These 8 Lesser Known Genocides and their Leaders Will Shock You
This cube marks the site for a future memorial to victims of the Soviet induced Kazakhstan Famine. Wikipedia

Kazakhstan Famine of 1932. Filipp Goloshekin

In the early 1930s the process of Sovietization of the various socialist republics which made up the Soviet Union led to the reduction of the native ethnic populations in many. One of the preferred means of eliminating native populations was through the use of starvation. Census data from the Soviets reveals that over 1.5 million Kazakhs died during the fifteen years between counting, nearly all of them during the famine which occurred from 1932-33.

The famine was not due to natural disaster or catastrophe, but from Soviet policies and procedures regarding the administration of the ethnic republics. It was a man-made famine, a policy of designed starvation intended to reduce the ethnic majority of the Kazakhs to a minority.

Filipp Goloshekin was a member of the Bolshevik Central Committee during the famine, which in Kazakhstan came to bear his name as the Goloshekin Famine. On his resume was participation in the murder of the Romanov family, an act for which he was to boast to a British Minister.

His administration of Kazakhstan led to the ethnic Kazakh population being reduced to less than 40% of the overall population, down from over 60% when the republic was brought into the Soviet Union. The deaths by starvation cannot be accurately counted as many children died during and shortly after childbirth, but most historians place the total as near 2,000,000.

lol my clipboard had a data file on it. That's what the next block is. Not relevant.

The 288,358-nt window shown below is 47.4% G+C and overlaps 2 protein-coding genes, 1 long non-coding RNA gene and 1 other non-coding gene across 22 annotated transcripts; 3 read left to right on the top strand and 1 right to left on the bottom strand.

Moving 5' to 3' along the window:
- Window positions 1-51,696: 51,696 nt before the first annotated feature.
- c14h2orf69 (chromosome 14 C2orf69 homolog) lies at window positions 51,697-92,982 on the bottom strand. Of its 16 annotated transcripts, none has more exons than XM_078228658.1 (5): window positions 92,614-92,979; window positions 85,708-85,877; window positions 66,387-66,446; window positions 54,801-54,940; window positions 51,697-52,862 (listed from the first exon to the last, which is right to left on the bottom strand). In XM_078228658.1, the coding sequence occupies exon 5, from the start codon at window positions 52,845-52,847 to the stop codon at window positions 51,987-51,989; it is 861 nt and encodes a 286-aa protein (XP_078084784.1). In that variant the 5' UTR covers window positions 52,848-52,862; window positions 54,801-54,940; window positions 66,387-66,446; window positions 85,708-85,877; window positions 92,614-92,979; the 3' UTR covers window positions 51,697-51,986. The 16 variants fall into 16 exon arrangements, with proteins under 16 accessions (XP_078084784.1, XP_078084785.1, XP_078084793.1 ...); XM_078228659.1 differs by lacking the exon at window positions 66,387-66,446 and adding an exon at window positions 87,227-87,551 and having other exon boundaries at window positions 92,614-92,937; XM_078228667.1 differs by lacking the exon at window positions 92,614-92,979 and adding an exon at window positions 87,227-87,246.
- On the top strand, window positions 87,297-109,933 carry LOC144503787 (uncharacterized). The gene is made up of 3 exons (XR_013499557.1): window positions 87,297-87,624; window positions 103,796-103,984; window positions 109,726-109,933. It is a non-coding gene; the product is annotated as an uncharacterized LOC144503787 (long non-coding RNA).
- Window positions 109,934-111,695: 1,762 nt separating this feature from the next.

Goloshekin remained in power as a party functionary after leaving the Central Committee in 1934, until he was himself arrested in June 1941, as the German army was driving into Russia. Imprisoned by the Russian secret police – the NKVD – he was held until October of that year, when he was shot, probably by the direct order of Stalin. The NKVD buried him in an unmarked grave.

These 8 Lesser Known Genocides and their Leaders Will Shock You
A body lies in a Ukrainian street during the Holomodor. Wikimedia

The Holodomor. Josef Stalin and Vyacheslav Molotov